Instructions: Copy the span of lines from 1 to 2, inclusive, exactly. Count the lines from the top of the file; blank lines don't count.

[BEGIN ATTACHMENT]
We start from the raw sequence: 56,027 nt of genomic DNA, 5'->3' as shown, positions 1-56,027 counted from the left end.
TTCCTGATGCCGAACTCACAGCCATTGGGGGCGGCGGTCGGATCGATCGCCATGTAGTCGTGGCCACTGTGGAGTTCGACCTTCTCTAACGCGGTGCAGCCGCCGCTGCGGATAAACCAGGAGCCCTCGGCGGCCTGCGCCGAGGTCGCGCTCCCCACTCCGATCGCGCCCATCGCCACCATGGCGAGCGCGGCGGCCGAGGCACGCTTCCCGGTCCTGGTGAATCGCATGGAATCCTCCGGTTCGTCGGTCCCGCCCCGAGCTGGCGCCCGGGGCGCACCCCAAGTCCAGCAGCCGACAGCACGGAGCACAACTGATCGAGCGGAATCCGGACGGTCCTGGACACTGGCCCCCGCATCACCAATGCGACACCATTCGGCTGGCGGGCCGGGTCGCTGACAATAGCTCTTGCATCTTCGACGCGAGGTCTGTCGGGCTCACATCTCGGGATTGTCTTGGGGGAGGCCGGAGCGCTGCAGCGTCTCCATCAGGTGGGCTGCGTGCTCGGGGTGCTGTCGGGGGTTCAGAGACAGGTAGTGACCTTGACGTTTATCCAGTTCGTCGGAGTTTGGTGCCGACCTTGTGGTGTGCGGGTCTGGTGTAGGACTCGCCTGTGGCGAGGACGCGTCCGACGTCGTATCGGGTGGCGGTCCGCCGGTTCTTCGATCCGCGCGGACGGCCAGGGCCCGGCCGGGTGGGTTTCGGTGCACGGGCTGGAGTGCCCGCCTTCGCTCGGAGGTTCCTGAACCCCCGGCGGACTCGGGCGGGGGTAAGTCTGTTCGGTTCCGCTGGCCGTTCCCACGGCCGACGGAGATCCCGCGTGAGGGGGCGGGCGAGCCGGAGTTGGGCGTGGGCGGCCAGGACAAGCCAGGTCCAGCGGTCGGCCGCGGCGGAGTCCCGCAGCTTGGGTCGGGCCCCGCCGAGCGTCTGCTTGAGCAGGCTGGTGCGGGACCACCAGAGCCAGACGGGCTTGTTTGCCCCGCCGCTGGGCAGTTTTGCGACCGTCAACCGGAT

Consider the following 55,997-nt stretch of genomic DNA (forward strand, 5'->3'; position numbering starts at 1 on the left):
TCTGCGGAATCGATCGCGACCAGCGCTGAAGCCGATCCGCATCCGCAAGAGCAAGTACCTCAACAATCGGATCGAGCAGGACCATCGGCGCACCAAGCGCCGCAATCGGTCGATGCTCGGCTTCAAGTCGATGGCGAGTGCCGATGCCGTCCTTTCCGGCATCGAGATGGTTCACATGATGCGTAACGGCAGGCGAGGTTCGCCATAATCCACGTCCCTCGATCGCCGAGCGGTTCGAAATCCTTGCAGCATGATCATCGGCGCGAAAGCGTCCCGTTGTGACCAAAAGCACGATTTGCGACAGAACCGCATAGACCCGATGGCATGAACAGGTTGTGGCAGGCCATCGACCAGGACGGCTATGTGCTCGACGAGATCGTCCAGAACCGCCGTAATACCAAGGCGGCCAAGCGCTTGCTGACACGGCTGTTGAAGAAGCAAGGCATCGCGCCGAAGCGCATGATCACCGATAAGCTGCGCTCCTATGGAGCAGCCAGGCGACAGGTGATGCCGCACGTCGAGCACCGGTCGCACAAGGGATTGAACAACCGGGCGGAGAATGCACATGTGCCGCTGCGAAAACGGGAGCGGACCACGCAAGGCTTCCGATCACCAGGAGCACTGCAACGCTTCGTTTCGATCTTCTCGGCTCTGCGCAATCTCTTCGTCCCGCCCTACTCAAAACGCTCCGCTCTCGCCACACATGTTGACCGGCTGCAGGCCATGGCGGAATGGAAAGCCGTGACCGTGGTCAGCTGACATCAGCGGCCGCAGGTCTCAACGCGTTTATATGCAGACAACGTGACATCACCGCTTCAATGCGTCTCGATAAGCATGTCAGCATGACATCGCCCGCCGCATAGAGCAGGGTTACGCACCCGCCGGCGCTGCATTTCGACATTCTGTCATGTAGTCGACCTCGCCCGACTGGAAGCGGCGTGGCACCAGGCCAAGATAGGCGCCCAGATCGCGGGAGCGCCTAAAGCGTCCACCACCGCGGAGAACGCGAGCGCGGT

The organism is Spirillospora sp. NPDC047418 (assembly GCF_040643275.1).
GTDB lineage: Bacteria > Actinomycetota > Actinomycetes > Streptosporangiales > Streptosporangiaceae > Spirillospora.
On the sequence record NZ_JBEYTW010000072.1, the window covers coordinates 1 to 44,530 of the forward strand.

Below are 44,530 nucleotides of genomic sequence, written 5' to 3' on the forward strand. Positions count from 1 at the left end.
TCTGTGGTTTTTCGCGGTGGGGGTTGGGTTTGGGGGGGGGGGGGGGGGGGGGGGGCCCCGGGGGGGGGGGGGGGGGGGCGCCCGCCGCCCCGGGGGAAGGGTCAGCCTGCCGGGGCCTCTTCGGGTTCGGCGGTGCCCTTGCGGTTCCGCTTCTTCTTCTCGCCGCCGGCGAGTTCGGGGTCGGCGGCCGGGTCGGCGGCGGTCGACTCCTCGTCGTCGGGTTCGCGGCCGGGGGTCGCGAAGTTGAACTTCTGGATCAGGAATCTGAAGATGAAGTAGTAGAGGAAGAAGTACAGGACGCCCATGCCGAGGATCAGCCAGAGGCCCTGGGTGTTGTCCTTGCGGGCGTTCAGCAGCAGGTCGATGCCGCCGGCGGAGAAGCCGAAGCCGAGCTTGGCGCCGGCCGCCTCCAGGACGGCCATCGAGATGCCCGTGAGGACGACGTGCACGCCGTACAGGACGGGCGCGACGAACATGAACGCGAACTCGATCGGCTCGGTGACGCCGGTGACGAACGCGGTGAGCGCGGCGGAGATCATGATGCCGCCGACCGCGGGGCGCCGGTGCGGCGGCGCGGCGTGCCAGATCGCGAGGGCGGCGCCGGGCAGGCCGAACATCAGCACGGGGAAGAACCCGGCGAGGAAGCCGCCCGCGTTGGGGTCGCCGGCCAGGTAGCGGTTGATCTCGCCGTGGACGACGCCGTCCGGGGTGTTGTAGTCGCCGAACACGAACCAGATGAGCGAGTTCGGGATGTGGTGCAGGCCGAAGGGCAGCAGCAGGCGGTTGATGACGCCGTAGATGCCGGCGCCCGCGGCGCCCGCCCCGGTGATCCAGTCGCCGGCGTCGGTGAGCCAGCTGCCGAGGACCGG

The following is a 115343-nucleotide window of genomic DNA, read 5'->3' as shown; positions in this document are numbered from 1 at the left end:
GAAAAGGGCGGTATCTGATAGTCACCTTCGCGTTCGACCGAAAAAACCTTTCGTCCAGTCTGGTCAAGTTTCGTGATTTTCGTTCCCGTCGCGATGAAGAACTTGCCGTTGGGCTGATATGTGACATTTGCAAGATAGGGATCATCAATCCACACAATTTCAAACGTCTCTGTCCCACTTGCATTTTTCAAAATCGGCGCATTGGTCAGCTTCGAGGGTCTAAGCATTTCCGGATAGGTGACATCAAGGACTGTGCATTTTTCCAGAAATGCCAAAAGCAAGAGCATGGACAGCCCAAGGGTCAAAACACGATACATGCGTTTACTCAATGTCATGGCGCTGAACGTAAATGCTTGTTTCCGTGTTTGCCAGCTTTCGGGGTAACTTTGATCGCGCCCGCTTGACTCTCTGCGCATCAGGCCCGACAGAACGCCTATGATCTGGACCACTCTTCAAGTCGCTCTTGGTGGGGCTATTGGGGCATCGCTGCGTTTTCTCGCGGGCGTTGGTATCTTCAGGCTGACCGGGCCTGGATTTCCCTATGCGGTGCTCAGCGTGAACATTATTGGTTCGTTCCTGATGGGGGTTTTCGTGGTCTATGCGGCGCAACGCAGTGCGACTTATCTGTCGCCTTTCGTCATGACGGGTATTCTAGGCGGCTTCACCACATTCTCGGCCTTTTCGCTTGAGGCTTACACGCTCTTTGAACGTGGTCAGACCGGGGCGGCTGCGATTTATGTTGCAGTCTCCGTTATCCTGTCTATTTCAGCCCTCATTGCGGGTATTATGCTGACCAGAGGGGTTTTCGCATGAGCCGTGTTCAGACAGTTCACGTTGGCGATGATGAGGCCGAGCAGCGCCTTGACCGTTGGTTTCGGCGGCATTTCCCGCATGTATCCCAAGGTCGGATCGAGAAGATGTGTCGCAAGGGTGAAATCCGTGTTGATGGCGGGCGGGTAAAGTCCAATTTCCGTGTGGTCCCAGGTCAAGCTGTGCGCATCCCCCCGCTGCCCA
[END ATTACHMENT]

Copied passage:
We start from the raw sequence: 56,027 nt of genomic DNA, 5'->3' as shown, positions 1-56,027 counted from the left end.
TTCCTGATGCCGAACTCACAGCCATTGGGGGCGGCGGTCGGATCGATCGCCATGTAGTCGTGGCCACTGTGGAGTTCGACCTTCTCTAACGCGGTGCAGCCGCCGCTGCGGATAAACCAGGAGCCCTCGGCGGCCTGCGCCGAGGTCGCGCTCCCCACTCCGATCGCGCCCATCGCCACCATGGCGAGCGCGGCGGCCGAGGCACGCTTCCCGGTCCTGGTGAATCGCATGGAATCCTCCGGTTCGTCGGTCCCGCCCCGAGCTGGCGCCCGGGGCGCACCCCAAGTCCAGCAGCCGACAGCACGGAGCACAACTGATCGAGCGGAATCCGGACGGTCCTGGACACTGGCCCCCGCATCACCAATGCGACACCATTCGGCTGGCGGGCCGGGTCGCTGACAATAGCTCTTGCATCTTCGACGCGAGGTCTGTCGGGCTCACATCTCGGGATTGTCTTGGGGGAGGCCGGAGCGCTGCAGCGTCTCCATCAGGTGGGCTGCGTGCTCGGGGTGCTGTCGGGGGTTCAGAGACAGGTAGTGACCTTGACGTTTATCCAGTTCGTCGGAGTTTGGTGCCGACCTTGTGGTGTGCGGGTCTGGTGTAGGACTCGCCTGTGGCGAGGACGCGTCCGACGTCGTATCGGGTGGCGGTCCGCCGGTTCTTCGATCCGCGCGGACGGCCAGGGCCCGGCCGGGTGGGTTTCGGTGCACGGGCTGGAGTGCCCGCCTTCGCTCGGAGGTTCCTGAACCCCCGGCGGACTCGGGCGGGGGTAAGTCTGTTCGGTTCCGCTGGCCGTTCCCACGGCCGACGGAGATCCCGCGTGAGGGGGCGGGCGAGCCGGAGTTGGGCGTGGGCGGCCAGGACAAGCCAGGTCCAGCGGTCGGCCGCGGCGGAGTCCCGCAGCTTGGGTCGGGCCCCGCCGAGCGTCTGCTTGAGCAGGCTGGTGCGGGACCACCAGAGCCAGACGGGCTTGTTTGCCCCGCCGCTGGGCAGTTTTGCGACCGTCAACCGGAT